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Western University
Physiology 3120
Tom Stavraky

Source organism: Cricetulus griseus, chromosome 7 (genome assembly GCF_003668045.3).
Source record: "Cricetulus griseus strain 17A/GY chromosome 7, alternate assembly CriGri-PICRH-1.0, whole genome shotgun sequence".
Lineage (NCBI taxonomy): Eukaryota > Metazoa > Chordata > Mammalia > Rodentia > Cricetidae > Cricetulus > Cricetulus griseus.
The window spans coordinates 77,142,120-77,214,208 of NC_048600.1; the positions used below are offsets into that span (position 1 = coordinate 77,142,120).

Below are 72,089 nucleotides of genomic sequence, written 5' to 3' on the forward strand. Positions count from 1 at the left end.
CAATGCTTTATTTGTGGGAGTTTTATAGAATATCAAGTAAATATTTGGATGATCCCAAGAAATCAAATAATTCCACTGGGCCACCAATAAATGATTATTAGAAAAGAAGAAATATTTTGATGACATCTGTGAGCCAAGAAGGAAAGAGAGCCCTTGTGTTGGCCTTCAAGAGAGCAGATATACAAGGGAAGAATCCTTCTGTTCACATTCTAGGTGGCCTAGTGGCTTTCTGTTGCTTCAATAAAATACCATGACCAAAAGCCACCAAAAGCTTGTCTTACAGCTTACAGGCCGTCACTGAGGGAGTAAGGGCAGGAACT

Neurophysiology Brain, Neurons and Synaptic Transmission - Dendrites make up 90% of the neurons surface area. Hillock is area of low electrical resistance dense in voltage-gated Na+ channels. Currents move not by the flow of electrons but by the shuffling of electrons. - Chemical synapse is the most common type, high electrical resistance, uses neurotransmitters. EPSP – 15 ms long, increase in conductance to Na+ (primarily) and K+, is 1 mv in size. IPSP is also transient and has an increase in conductance to Cl- and K+. Synaptic Transmission - Neurotransmitters can produce three possible events: ion flow and depolarization of hyperpolarization, activation of second messengers by calcium influx or activation of GPCRs that causes long term biochemical and structural changes, neuromodulator that can activate GPCRs to produce long term changes. NMDA – class of glutamate-gated cation channels. Play a role in brain development, excitatory neurotransmission, synaptic plasticity and memory formation. Found in the hippocampus (structure concerned with memory) 5 classes of neurotranmitters or neuromodulators (1) – Ach (2) –Biogenic Amines (dopamine, NE, E, serotonin, histamine) (3) – Amino Acids (glutamate (excitatory), GABA and glycine (inhibitory)) (4) – Neuropeptides – act as neuromodulators (5) – Miscellaneous – NO (retrograde transmitter), CO, steroids - Main excitatory neurotransmitter is glutamate, glycine acts as inhibitory at the spinal cord and brainstem Myasthenia Gravis – increase in width of synapse, decrease in number of receptors Long-term potentiation – Has been found in the hippocampus and neocortex, maintenance is probably mediated by both pre- and post-synaptically. Occurs mainly at excitatory synapses which have NMDA receptors. - temporal summation is more effective Transduction of Environmental Information - Receptor (generator potentials) are due to increase in permeability to Na+ (and K+), local and non propagated, graded, can summate. Generator potential has to conduct to the first node of the receptor neuron to generate an AP (where voltage gated Na+ channels are located). Slowly Adapting – signal amplitude of skin indentation (frequency and population coding) Rapidly Adapting – signal rate of skin indentation - Pacinian corpuscles are rapidly adapting because of their inner lamellae which slip back and the properties of ion channels. Most sensitive mechanoreceptor. Intensity of vibration is signaled by population coding. Somato-sensory system I - Merkel’s are the only receptor found in the epidermis Modality Receptor Axon Type Conduction Velocity Touch: Free C 1 m/s Merkel, Ruffini Aαβ Meissners, Pacinian, Hair Aαβ Up to 80 m/s Vibration: Meissners (5-100Hz) Aαβ Pacinian (50-1000Hz) Aαβ Temperature: Warm Free Nerve Ending C Cool Free Nerve Ending Aδ Pain: Fast Sharp Free Nerve (Nociceptor) Aδ 20 m/s Pain: Slow Ache Free Nerve (Nociceptor) C 1 m/s Itch Free Nerve Proprioception: Muscle Spindle (primary) Aα (Ia) 90 m/s Muscle Spindle (sec.) Aβ (II) 50 m/s Golgi Tendon Organ Aα (Ib) Joint Aβ Skin Aβ First system is by sensory and axon physiologists Aα – alpha motoneurons and skin afferents Aβ – skin afferents Aγ – fusimotor neurons Aδ – pain, temp C – unmyelinated, pain, temp, crude touch The second system was used by motor physiologists Ia – muscle spindle (primary) Ib – Golgi tendon II – muscle spindle secondary III and IV – free nerve endings unmyelinated - Sensitivity is punctuate (occurs at small spots) Spinothalamic – large receptive fields, convergence of modalities Dorsal Column, Medial, Lemniscal System – Discrimitive touch, proprioception vibration, only found in mammals. Small receptive fields, neurons respond to one modality, faithful transmission, fast conduction. Both systems are contralateral Somatosensory System II Somatotopic Organization – distorted homunculus, lateral (outside) is face, lips while medial is legs. Shown by recording from population of neurons (evoked potential), lesions, cortical stimulation and epilepsy. Shows plasticity (dormant neural pathways) One cortical column has same receptive field and same modality. Posterior Parietal Cortex – located behind the post central gyrus (where information is sent first). Where body image is assembled. If lesioned, will have a lack of appreciation of spatial aspects of sensory input from opposite side of external space and side of body. Visual System - Horizontal and Amacrine cells are inhibitory. Rods – in peripheral part of retina, sensitive to faint light (can detect single photon) have many rods synapse on one bipolar cell. Cones – concentrated in fovea, have greater acuity, used in bright light and colour vision, sharper because less convergence. - Light leads to hyperpolarization. Retinal ganglion cells are the first cells to emit and action potential. - Retinal Ganglion cells  thalamus  visual cortex (simple cells) Simple cells  respond best to bars of light in a specific orientation. - Information from left visual space goes (falls on right side of retina) and goes to right visual cortex (fibers decussate). - Has columnar organization in orientation columns. Series of orientation columns through 180 degrees such that every 50u receptive fields change by 10 degrees. Ocular dominance columns for left and right eye for one small patch of retina are called a hypercube. Inferior Temporal Cortex – higher area visual cortex. If lesioned, will cause prospagnosia (inability to recognize familiar faces) - Simlar to the somatosensory cortex because both deconstruct then reconstruct, both have ‘maps’, both have columnar organization and both have specific behavioural disorders associated with lesions. Auditory System - detects sounds over a frequency range of 20-20,000 Hz and an intensity range of 10-6 with a spatial resolution of 1 degree arc. Achieved by the cochlea which deconstructs sounds into specific frequencies and intensities and sends this to the brain. - To transmit a pressure wave from air to fluid, the outer ear is used as a funnel to concentrate sound, the ossicles in the middle ear act as a lever system, and the area of the tympanic membrane is greater than that of the oval window. - Different frequencies produce traveling waves that reach peaks at different regions of the basement membrane, high frequencies near stapes, low frequencies near apex of cochloea, this is how complex sounds are deconstructed. o Intensity is coded by the number of receptors activated and the frequency of firing of the afferents - The basilar membrane is narrow and stiff near the oval window and wide and more flexible near apex. The length and stiffness of the hair cells is different along the membrane. Choclea nucleus  medial and lateral superior olive  inferior colliculus  thalamus  auditory cortex - Sound localization first occurs in the medial and lateral superior olive. Uses sound intensity and time of sound arrival to localize. - Contralateral and ipsilateral cochlea nerves project to dendrites of the same neuron in the medial and lateral superior olive; one produces excitation the other inhibition. - Tonotopic organization and columnar organization in the auditory cortex. A lesion to the auditory cortex will create a deficit in locating sounds and in recognizing sound patterns. Vestibular System and Eye Movement Vestibular system – detects positions and motion of the head in space, damage can lead to nausea, dizziness, vertigo. Semicircular canal – has ampulla (with cupula) detects angular acceleration of the head in any three dimensional space Otolith organs – utrical and saccule, have otoliths, detect linear acceleration and gravity. Benign position vertigo – vertigo and nausea, usually caused by trauma, otolith crystals in semicircular canals - When hair cells are bent toward the kinocilia, causes depolarization. Work in pairs (one side will depolarize, other will hyperpolarize) - Function: sense of eq